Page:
Conventional wireless applications are often characterized by a large distance in terms of wavelengths between the transmitting antennas and the receiving antennas or scatterers, allowing the application of far-field approximations, as well as standard antenna characteristic parameters. Nonetheless, an increasing number of wireless systems have been recently proposed, where the far-field condition is not met and specific coupling models and ad-hoc antenna design criteria must be necessarily adopted to the end of optimizing system performance. As far as near- field applications are concerned, it is worth mentioning wireless power transfer, near-field communications (NFC), radio frequency identification, antenna measurements, non-destructive sensing, chip-to-chip wireless links, biomedical applications, body-centric communications, microwave imaging, among many others. This talk is aimed to present an overview of the basic working principles of near-field focused antenna arrays and the main design criteria proposed for near-field shaping around the focal point. A brief overview of the applications requiring such class of antennas is also provided. Among others, specific attention will be given to RFID (Radio Frequency IDentification) technology.
Reconfigurable metasurfaces can be used with antennas for dynamic beam forming and beam steering. These metasurfaces are designed by incorporating switching components within subwavelength unit cells. Recently, our group has designed a metasurface and developed its controller for directly modulating the data in the channel. This design employs a compact metasurface unit cell with maximum difference between its switching states. Meandered line segments whose resonant frequency is changed by switching a PIN diode embedded in the unit cell ON or OFF, have been employed for this design. The array is placed directly in front of a microstrip antenna in its nearfield. Several parametric studies have been conducted to design of this transmitarray metasurface and a unique communication scheme has been demonstrated using this, where the data is used to modulate the channel directly, unlike conventional approaches of modulating the carrier. An extension of this configuration with a wideband antenna may be employed for computational microwave imaging. Our recent research indicates that the overall variation in the complex field for illuminating the imaged object can be improved with some modifications to the primary radiator used with this transmitarray metasurface. A preliminary co-design approach for the antenna-metasurface configuration for maximizing the overall performance will also be presented.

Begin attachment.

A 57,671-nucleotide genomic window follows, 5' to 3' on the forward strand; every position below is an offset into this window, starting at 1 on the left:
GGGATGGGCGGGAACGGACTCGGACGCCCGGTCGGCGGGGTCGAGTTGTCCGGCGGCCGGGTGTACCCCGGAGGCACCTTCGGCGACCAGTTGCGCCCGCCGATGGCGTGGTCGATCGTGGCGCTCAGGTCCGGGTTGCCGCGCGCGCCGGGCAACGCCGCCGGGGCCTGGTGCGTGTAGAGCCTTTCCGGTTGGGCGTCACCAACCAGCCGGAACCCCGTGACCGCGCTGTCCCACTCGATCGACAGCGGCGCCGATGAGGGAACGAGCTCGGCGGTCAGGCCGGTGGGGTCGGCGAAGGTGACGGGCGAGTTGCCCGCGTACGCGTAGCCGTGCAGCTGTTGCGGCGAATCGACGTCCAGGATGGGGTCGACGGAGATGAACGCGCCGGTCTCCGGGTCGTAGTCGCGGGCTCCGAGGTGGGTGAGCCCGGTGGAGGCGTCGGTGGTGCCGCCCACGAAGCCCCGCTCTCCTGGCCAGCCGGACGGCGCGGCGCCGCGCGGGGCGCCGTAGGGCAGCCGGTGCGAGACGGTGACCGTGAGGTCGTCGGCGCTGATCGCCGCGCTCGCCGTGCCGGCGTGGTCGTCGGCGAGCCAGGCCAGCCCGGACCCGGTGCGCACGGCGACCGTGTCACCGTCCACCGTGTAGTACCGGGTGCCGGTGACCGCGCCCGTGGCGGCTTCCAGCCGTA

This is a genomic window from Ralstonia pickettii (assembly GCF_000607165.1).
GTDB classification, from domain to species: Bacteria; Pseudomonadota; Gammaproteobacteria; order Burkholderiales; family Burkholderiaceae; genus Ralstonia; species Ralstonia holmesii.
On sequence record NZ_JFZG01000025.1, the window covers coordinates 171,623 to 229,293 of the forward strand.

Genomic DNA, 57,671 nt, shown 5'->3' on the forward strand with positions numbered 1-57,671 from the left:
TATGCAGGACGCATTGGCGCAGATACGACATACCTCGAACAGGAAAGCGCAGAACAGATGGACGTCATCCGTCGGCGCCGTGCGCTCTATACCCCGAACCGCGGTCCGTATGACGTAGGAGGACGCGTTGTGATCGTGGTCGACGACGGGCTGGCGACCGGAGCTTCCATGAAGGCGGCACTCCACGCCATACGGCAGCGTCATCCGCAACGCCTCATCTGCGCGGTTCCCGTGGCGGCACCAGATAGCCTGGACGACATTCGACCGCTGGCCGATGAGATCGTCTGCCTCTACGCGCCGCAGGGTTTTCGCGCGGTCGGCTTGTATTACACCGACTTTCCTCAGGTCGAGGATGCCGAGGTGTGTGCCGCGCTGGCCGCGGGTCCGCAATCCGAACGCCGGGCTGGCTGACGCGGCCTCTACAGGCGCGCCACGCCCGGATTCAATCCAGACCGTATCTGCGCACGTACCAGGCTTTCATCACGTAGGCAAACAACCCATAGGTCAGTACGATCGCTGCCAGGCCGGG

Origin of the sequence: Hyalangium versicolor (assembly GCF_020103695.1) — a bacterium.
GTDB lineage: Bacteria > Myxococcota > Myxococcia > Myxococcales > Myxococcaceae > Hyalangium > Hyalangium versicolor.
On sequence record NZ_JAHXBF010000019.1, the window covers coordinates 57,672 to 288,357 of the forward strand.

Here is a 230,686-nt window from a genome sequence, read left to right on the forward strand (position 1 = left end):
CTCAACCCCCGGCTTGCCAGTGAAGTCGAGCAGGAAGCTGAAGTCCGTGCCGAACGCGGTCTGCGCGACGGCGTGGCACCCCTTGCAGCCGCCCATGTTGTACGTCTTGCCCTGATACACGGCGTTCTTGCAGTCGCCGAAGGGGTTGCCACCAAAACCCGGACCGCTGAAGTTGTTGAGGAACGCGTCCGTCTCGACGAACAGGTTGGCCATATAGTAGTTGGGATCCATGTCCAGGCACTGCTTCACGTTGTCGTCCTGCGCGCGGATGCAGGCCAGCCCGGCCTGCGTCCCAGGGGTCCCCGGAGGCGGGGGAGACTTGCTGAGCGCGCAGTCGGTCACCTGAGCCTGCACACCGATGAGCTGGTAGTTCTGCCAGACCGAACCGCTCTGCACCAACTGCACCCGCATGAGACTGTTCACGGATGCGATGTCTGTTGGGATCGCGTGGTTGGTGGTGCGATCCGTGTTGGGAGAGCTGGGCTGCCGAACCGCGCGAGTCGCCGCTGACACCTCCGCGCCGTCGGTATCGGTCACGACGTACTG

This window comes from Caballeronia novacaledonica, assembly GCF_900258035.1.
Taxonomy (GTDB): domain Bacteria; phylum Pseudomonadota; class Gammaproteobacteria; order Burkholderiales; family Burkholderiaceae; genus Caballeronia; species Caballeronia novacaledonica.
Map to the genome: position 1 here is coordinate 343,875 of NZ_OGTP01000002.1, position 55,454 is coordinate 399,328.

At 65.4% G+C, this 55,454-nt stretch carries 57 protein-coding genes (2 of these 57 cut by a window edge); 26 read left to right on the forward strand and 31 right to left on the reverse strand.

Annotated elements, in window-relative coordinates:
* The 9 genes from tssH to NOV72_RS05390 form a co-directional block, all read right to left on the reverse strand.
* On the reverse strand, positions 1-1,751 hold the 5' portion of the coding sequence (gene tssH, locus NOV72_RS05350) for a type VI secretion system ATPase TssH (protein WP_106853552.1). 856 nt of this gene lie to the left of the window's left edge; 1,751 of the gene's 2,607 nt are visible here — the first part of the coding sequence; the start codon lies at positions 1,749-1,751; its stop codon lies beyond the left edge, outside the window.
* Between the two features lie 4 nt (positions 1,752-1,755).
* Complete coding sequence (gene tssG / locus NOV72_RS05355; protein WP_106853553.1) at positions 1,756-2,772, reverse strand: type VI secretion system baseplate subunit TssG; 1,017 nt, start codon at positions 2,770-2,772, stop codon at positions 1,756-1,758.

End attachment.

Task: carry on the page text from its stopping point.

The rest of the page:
Smart cars with vehicular advanced driver assistance systems (ADASs) have become an important industrial trend. The functionality of ADASs is to detect the surrounding targets at near- and far distances to increase driving safety. Conventional ADASs install several different sets of phased arrays of antennas that are excited to produce high-directional gain with narrow beamwidths, and low gain with broad beamwidths for long and short-range coverages, respectively. These long- and short-range detections appear simultaneously in the front-view coverage pointing directly to the vehicles’ broadside lane and two adjacent side lanes. In this case, the broadside far-field focused (FFF) beam is angularly narrow, while the defocused beams for the two side-lane coverages are very broad. Thus, from a system point of view, the ADAS simultaneously operate in three modes for front-view coverage by alternatively exciting different antenna arrays for long- and short-range detection purposes. Large antenna arrays may produce good radiation characteristics of beam radiation, and inter-beam overlapping with dramatic coverage cutoff to avoid detection ambiguity in the inter-beam overlapping region, which may cause oversize when three large antenna arrays are used. To reduce the system complexity, sharing a common large antenna array appears to be the most effective for compactness, which may produce multiple beams as the desired operational modes by using a proper beamforming circuit (BFC), such as the Butler matrix, Blass matrix, Rotman lens, and Luneburg lens.